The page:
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  3. B10Dave

    B10Dave Long timer

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    John; did you go with a lithium battery? I have one in my bike and really like it's performance.
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  4. popscycle

    popscycle Fahren Away Super Supporter

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    Condemned To Slow Death? The condemned building you see below is the 1843 Mechanics Hall located at coordinates 42.475749, -71.842689. The structure got its name when used as a gathering place by mill workers in the mechanics union. Before that, though, the building began as the village school, rebuilt from timbers from an earlier school. The mills in the small village are long gone and the hall has set empty since the 1970s.

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    Many of these old buildings, be they halls or mills, have a strange habit of catching fire and burning to the ground. Local historical groups are have been trying to save and restore this one. So far, they've not been very successful at restoration.
    bluestar, B10Dave, KMichael and 2 others like this.
  5. popscycle

    popscycle Fahren Away Super Supporter

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    Just wanting to get back on the road, I told them to just put in a replacement. Since they didn't bring up the subject of type/model, I suspect it was not lithium. Starting is, though, quite an improvement - nearly instantaneous. If this battery's life is a good as the last one, I will officially be a really old fart and probably sufficiently forgetful to ask about types next time, too. :D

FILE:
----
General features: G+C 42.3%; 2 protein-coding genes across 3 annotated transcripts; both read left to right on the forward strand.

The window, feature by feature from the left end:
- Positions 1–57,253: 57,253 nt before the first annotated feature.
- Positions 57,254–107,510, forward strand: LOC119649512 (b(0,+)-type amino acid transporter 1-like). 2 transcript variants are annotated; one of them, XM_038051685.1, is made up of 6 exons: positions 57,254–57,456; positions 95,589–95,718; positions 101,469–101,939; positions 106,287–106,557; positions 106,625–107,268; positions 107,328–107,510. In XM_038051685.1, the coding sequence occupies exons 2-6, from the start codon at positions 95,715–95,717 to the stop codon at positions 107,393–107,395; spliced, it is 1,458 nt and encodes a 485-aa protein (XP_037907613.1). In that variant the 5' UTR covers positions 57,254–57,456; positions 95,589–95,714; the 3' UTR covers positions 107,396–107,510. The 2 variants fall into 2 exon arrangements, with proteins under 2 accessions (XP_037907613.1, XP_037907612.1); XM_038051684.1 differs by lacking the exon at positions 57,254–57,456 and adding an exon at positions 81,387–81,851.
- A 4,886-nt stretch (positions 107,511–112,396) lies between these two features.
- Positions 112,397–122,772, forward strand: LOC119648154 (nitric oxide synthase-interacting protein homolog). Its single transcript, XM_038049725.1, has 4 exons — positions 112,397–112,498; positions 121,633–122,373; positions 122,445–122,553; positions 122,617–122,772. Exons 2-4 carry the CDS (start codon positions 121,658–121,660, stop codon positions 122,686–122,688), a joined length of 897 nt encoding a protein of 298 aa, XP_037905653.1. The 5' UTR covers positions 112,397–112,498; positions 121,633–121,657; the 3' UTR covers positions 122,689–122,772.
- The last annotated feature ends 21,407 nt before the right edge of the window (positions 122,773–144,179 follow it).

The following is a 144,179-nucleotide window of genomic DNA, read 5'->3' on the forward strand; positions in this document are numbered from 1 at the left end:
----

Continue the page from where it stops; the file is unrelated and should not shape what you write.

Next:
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  6. popscycle

    popscycle Fahren Away Super Supporter

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    Early Fall Street Scene: Taken this weekend in Warwick, MA as I was heading north into NH.

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    This is a favorite stop, hydrate and stretch spot on Hotel Rd. Since the building below is the only property facing the road, I have always assumed it was once a hotel.

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    This village has a good number of structures that date back into the 1700s. The building above may be one of those.
    KMichael, B10Dave, Shaggie and 4 others like this.
  7. popscycle

    popscycle Fahren Away Super Supporter

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    Lurking Turkeys Anew. We had them hanging around our last place and it seems they'll be part of the new one. This particular rafter of turkeys (a.k.a. a gaggle, a flock, etc.) consists of about a dozen birds that show up for breakfast and dinner.